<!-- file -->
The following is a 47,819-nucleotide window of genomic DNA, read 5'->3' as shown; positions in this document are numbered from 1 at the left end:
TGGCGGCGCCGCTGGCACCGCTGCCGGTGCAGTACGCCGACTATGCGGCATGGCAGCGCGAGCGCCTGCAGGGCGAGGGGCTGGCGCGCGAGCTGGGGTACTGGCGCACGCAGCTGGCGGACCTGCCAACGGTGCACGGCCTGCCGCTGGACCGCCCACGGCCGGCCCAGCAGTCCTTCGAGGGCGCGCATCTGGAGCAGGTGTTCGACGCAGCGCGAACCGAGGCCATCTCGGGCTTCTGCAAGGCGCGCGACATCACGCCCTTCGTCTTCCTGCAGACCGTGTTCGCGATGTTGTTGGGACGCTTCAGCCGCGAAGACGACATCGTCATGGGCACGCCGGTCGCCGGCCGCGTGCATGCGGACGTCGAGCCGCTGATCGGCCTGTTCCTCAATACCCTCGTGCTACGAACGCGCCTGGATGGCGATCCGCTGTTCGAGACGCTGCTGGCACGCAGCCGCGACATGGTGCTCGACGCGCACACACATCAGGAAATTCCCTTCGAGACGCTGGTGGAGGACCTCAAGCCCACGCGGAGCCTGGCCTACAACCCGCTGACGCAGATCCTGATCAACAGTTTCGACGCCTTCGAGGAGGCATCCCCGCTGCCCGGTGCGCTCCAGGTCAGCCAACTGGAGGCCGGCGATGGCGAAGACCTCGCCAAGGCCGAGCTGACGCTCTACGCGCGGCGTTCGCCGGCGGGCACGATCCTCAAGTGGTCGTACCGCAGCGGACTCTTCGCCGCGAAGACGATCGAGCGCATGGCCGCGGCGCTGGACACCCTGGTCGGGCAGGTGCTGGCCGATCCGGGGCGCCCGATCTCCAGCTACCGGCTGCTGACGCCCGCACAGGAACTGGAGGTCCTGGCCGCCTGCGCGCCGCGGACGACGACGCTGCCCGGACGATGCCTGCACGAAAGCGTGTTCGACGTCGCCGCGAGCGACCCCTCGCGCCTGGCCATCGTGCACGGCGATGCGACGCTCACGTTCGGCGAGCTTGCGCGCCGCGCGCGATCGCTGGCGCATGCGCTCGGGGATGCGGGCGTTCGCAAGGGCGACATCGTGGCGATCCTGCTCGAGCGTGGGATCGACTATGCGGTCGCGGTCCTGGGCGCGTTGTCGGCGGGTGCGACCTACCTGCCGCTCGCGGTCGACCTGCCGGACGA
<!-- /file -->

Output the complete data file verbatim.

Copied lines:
The following is a 47,819-nucleotide window of genomic DNA, read 5'->3' as shown; positions in this document are numbered from 1 at the left end:
TGGCGGCGCCGCTGGCACCGCTGCCGGTGCAGTACGCCGACTATGCGGCATGGCAGCGCGAGCGCCTGCAGGGCGAGGGGCTGGCGCGCGAGCTGGGGTACTGGCGCACGCAGCTGGCGGACCTGCCAACGGTGCACGGCCTGCCGCTGGACCGCCCACGGCCGGCCCAGCAGTCCTTCGAGGGCGCGCATCTGGAGCAGGTGTTCGACGCAGCGCGAACCGAGGCCATCTCGGGCTTCTGCAAGGCGCGCGACATCACGCCCTTCGTCTTCCTGCAGACCGTGTTCGCGATGTTGTTGGGACGCTTCAGCCGCGAAGACGACATCGTCATGGGCACGCCGGTCGCCGGCCGCGTGCATGCGGACGTCGAGCCGCTGATCGGCCTGTTCCTCAATACCCTCGTGCTACGAACGCGCCTGGATGGCGATCCGCTGTTCGAGACGCTGCTGGCACGCAGCCGCGACATGGTGCTCGACGCGCACACACATCAGGAAATTCCCTTCGAGACGCTGGTGGAGGACCTCAAGCCCACGCGGAGCCTGGCCTACAACCCGCTGACGCAGATCCTGATCAACAGTTTCGACGCCTTCGAGGAGGCATCCCCGCTGCCCGGTGCGCTCCAGGTCAGCCAACTGGAGGCCGGCGATGGCGAAGACCTCGCCAAGGCCGAGCTGACGCTCTACGCGCGGCGTTCGCCGGCGGGCACGATCCTCAAGTGGTCGTACCGCAGCGGACTCTTCGCCGCGAAGACGATCGAGCGCATGGCCGCGGCGCTGGACACCCTGGTCGGGCAGGTGCTGGCCGATCCGGGGCGCCCGATCTCCAGCTACCGGCTGCTGACGCCCGCACAGGAACTGGAGGTCCTGGCCGCCTGCGCGCCGCGGACGACGACGCTGCCCGGACGATGCCTGCACGAAAGCGTGTTCGACGTCGCCGCGAGCGACCCCTCGCGCCTGGCCATCGTGCACGGCGATGCGACGCTCACGTTCGGCGAGCTTGCGCGCCGCGCGCGATCGCTGGCGCATGCGCTCGGGGATGCGGGCGTTCGCAAGGGCGACATCGTGGCGATCCTGCTCGAGCGTGGGATCGACTATGCGGTCGCGGTCCTGGGCGCGTTGTCGGCGGGTGCGACCTACCTGCCGCTCGCGGTCGACCTGCCGGACGA